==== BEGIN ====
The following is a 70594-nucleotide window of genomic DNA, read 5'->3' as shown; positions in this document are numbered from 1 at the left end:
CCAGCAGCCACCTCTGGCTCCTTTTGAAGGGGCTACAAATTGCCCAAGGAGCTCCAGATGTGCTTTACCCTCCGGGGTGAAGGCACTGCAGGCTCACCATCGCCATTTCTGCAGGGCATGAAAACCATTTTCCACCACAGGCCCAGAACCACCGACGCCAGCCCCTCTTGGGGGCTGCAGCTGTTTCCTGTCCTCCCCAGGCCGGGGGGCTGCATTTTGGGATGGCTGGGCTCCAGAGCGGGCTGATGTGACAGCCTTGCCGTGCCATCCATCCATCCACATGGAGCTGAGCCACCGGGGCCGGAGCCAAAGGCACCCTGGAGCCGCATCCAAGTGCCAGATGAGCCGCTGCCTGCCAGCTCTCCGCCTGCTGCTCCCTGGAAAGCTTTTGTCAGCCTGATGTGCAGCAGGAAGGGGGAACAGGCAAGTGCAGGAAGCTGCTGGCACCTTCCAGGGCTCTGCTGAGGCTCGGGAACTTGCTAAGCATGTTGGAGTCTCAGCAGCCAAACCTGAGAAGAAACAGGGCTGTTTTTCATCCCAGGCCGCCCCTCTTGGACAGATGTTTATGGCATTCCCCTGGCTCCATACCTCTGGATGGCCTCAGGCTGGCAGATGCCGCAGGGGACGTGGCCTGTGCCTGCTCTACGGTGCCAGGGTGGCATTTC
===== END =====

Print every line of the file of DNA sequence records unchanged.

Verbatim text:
The following is a 70594-nucleotide window of genomic DNA, read 5'->3' as shown; positions in this document are numbered from 1 at the left end:
CCAGCAGCCACCTCTGGCTCCTTTTGAAGGGGCTACAAATTGCCCAAGGAGCTCCAGATGTGCTTTACCCTCCGGGGTGAAGGCACTGCAGGCTCACCATCGCCATTTCTGCAGGGCATGAAAACCATTTTCCACCACAGGCCCAGAACCACCGACGCCAGCCCCTCTTGGGGGCTGCAGCTGTTTCCTGTCCTCCCCAGGCCGGGGGGCTGCATTTTGGGATGGCTGGGCTCCAGAGCGGGCTGATGTGACAGCCTTGCCGTGCCATCCATCCATCCACATGGAGCTGAGCCACCGGGGCCGGAGCCAAAGGCACCCTGGAGCCGCATCCAAGTGCCAGATGAGCCGCTGCCTGCCAGCTCTCCGCCTGCTGCTCCCTGGAAAGCTTTTGTCAGCCTGATGTGCAGCAGGAAGGGGGAACAGGCAAGTGCAGGAAGCTGCTGGCACCTTCCAGGGCTCTGCTGAGGCTCGGGAACTTGCTAAGCATGTTGGAGTCTCAGCAGCCAAACCTGAGAAGAAACAGGGCTGTTTTTCATCCCAGGCCGCCCCTCTTGGACAGATGTTTATGGCATTCCCCTGGCTCCATACCTCTGGATGGCCTCAGGCTGGCAGATGCCGCAGGGGACGTGGCCTGTGCCTGCTCTACGGTGCCAGGGTGGCATTTC